Musicals are often the best genre to showcase the dreams of a particular film's characters, the magic they possess able to create some truly wonderful sequences over the years in the genre. In the Heights is the latest musical to get the big screen treatment and with Lin-Manuel Miranda involved, himself behind some of the most prominent musicals of recent memory, it really is the cinematic party of the summer that you simply do not want to miss.

Set in the neighbourhood of Washington Heights, on the northern tip of Manhattan, Usnavi (Anthony Ramos) is a bodega owner who looks after the aging Cuban lady next door, pines for the gorgeous girl working in the neighboring beauty salon and dreams of winning the lottery and escaping to the shores of his native Dominican Republic. Meanwhile, Nina (Leslie Grace), a childhood friend of Usnavi's, has returned to the neighbourhood from her first year at college with surprising news for her parents, who have spent their life savings on building a better life for their daughter. Ultimately, Usnavi and the residents of the close-knit neighbourhood get a dose of what it means to be home.

Opening with the titular In the Heights musical number, the film gets off to an energetic and memorable start that is just an appetiser for what is to follow, characters breaking into song and large scale dance numbers springing seamlessly into life throughout making it near impossible to remain in your seat without moving some part of the body to the beat. 96,000 and Carnaval del Barrio are the musical numbers that stood out for me other than the opening, all of the songs written so brilliantly by the extremely talented Lin-Manuel Miranda.

In the Heights is a celebration of culture and life itself that explodes from the screen with a resounding sense of passion and exuberant use of colour that ensures the film will light up every cinema around the world. Jon M. Chu shows he can handle the pressure of bringing a big movie musical to life, working well with choreographer Christopher Scott and cinematographer Alice Brooks to deliver some absolutely wonderful group dance routines that just fit the music so well.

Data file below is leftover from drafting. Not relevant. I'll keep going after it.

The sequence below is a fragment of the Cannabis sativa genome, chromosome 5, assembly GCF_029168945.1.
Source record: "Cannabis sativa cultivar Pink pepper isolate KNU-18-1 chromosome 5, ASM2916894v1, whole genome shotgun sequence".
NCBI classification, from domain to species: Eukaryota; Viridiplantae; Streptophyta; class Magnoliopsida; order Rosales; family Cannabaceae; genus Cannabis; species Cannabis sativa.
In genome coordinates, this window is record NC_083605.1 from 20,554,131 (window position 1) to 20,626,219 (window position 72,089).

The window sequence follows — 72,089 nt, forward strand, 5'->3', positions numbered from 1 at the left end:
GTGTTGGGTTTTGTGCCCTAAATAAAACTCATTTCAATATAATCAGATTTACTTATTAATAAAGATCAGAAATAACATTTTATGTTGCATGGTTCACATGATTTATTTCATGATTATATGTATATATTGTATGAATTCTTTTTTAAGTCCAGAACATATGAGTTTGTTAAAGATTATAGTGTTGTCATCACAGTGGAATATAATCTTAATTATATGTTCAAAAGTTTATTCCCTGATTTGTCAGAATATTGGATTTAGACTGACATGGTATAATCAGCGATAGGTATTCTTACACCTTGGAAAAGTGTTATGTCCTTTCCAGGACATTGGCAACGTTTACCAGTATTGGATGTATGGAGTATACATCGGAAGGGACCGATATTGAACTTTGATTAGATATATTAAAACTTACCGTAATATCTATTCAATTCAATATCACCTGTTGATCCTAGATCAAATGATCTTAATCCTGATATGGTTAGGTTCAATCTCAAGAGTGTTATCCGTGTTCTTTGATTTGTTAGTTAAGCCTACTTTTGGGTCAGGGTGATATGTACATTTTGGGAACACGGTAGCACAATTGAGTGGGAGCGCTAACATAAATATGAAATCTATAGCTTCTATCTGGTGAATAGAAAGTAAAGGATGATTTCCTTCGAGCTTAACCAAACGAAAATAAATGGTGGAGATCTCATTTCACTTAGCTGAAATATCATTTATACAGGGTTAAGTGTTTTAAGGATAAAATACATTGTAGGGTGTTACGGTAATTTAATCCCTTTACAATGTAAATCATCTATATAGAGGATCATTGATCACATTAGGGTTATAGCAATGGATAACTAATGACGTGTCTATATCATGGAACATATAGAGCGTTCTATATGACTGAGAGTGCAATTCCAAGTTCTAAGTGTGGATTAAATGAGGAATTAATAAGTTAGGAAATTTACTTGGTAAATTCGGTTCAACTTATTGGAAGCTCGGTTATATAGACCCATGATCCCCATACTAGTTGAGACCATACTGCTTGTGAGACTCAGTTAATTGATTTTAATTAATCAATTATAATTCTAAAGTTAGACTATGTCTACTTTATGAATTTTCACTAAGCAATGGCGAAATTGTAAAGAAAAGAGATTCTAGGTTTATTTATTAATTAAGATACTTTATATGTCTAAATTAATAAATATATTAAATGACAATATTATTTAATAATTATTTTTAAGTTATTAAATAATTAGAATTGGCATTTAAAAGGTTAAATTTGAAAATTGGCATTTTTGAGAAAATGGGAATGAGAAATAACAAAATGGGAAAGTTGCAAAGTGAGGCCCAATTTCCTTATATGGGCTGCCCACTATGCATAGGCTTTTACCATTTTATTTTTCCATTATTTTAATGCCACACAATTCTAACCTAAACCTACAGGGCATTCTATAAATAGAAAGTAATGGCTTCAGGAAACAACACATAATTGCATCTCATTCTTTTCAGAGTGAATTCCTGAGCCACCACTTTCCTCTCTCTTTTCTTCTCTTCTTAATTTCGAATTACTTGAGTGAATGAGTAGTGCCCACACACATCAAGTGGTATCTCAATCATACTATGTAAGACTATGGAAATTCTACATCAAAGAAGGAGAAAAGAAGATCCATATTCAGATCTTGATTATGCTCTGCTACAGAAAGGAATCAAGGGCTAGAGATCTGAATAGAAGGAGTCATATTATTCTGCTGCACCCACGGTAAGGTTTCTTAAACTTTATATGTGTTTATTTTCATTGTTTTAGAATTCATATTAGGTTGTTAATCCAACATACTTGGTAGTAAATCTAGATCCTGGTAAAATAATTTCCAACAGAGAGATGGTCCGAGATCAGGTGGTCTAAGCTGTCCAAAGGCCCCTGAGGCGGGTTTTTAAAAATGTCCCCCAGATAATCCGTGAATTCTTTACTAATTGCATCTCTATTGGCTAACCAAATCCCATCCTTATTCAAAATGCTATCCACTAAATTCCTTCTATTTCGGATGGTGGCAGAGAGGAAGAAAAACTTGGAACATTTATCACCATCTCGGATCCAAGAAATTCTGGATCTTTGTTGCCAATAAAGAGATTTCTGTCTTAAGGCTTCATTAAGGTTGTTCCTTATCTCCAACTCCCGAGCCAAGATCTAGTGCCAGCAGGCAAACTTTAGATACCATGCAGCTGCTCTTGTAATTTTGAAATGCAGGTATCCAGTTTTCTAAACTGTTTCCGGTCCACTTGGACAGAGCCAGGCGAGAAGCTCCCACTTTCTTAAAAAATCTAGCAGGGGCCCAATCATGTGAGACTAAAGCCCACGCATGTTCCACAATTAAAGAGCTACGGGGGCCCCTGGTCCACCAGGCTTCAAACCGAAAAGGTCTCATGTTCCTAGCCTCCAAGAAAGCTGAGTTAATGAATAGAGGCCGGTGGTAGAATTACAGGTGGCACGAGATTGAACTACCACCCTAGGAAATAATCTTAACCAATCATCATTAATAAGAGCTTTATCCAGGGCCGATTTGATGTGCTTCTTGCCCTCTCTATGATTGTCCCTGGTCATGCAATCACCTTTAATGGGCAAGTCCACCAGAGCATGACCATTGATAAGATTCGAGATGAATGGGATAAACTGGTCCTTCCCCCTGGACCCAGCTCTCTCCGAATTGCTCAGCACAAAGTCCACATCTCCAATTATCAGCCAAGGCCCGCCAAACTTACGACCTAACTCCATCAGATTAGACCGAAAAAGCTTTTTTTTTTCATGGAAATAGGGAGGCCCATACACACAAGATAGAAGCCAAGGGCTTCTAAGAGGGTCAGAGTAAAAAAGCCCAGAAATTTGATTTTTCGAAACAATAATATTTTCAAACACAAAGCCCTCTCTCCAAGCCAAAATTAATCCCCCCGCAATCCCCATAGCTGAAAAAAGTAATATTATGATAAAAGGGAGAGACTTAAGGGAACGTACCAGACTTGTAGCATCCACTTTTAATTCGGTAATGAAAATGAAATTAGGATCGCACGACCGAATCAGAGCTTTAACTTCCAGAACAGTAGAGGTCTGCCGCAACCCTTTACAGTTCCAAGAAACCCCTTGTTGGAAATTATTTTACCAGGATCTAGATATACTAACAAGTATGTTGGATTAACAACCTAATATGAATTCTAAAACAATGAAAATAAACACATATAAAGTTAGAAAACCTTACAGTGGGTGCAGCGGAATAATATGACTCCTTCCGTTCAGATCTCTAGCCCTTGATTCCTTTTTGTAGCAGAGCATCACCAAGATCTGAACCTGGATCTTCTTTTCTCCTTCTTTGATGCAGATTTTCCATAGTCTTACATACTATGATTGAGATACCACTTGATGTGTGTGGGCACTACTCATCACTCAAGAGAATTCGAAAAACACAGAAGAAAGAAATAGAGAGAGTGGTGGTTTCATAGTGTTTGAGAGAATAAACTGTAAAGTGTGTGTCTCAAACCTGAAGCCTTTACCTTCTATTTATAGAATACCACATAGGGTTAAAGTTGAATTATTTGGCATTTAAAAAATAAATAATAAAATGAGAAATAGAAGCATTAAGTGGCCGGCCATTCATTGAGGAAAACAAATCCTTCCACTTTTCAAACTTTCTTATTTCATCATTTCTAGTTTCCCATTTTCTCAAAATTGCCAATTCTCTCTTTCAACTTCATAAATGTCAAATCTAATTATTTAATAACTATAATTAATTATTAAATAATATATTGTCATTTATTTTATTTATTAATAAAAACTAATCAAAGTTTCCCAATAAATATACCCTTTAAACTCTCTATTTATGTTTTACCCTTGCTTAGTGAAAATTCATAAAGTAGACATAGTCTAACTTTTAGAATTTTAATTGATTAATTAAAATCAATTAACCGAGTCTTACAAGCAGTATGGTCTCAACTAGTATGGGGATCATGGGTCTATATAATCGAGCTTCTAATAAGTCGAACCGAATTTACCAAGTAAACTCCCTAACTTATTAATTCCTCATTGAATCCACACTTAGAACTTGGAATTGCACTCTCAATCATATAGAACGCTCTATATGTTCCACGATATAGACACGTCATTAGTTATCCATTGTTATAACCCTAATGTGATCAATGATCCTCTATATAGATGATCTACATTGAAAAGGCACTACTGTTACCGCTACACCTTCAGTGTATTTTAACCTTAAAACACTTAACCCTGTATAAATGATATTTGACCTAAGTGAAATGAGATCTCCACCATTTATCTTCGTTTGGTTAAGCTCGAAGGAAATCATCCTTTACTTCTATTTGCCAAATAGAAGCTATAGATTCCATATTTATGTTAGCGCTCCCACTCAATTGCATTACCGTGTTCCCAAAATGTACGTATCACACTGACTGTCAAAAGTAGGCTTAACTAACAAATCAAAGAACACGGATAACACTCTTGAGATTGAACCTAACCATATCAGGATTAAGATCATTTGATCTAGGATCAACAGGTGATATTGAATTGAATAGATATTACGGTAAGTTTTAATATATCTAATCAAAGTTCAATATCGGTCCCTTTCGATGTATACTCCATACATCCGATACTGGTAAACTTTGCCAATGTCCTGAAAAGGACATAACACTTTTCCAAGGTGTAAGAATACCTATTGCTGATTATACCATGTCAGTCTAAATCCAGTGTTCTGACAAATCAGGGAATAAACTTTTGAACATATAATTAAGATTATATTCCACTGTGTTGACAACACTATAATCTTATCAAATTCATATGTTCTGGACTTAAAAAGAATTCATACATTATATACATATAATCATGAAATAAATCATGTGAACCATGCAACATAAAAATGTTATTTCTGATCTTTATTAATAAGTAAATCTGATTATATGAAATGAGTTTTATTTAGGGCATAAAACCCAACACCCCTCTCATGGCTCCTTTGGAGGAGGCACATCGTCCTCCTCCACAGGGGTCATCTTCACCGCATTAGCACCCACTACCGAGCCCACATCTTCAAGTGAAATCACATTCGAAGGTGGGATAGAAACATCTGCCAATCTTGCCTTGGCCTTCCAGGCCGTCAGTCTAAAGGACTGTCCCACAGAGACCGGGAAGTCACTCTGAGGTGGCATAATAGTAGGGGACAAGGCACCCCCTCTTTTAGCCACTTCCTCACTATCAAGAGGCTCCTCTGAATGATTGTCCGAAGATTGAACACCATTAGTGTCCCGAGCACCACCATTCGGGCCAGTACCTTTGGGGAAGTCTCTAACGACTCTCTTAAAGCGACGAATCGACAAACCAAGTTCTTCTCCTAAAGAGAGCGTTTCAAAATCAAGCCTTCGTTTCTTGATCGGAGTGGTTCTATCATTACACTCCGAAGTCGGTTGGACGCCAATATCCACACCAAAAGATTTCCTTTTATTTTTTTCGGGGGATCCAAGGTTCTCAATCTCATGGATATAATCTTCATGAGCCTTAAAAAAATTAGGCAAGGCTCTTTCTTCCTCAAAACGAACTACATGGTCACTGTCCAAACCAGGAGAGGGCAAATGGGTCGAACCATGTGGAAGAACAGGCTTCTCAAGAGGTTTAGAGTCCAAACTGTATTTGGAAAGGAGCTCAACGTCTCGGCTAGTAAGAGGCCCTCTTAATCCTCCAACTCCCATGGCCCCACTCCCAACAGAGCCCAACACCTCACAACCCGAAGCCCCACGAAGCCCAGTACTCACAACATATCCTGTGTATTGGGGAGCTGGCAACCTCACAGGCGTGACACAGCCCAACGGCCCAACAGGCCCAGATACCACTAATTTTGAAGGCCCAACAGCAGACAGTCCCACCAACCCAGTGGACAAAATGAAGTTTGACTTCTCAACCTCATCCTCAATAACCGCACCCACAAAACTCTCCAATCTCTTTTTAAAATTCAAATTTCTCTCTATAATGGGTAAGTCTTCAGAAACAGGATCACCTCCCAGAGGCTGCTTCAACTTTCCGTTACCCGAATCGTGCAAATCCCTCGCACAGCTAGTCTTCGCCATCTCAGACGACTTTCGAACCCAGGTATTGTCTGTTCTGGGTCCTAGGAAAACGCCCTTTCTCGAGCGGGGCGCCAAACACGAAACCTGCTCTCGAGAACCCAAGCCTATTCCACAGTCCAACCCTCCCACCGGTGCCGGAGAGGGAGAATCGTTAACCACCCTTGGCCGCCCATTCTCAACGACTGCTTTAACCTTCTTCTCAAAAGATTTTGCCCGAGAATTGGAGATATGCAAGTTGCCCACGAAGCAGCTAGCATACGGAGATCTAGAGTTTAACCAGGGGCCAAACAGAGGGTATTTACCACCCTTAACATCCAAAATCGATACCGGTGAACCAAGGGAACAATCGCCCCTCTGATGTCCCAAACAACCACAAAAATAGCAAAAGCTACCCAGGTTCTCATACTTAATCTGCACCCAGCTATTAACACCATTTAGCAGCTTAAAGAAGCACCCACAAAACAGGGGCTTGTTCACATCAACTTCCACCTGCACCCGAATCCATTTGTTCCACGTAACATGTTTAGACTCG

It's all good having a great crew working behind the scenes to execute such a project so efficiently however, In the Heights owes just as much of its success to the talented ensemble who grace the streets of Washington Heights, whether it be singing or dancing, to make this such a joyous cinematic experience. Miranda played the lead role in the Broadway show but thought himself too old to play it in the film so Anthony Ramos was hired to play Usnavi instead, and what a decision that turned out to be because his performance here is one that should propel his career to new heights.

The young and the old amongst the cast combine so well to make In the Heights feel like a generational film that is to be enjoyed by all ages. Gregory Diaz IV as Sonny de la Vega provides a lot of the humour that works well in the film as one of the younger members of the cast, while Olga Merediz as Abuela Claudia stuns with an emotionally powerful moment in the film that really did hit me hard, proving as one of the older cast members that it isn't just the youth who bring the energy to the film.

There is an argument to be made that the film could do with being twenty minutes or so shorter as you do start to feel the runtime by the end however, when there's so much fun to be had that's easy to ignore. In the Heights had me wanting to listen to all the songs again as soon as possible and also wanting to see the stage show if I ever get the chance so it passes the test for me as a musical in that sense. After such a dismal year where cinemas were shut for the most part, this is a trip to the cinema you'll remember for a long time to come.

Verdict: ½

In the Heights hits US cinemas on June 10 before coming to UK cinemas June 18 


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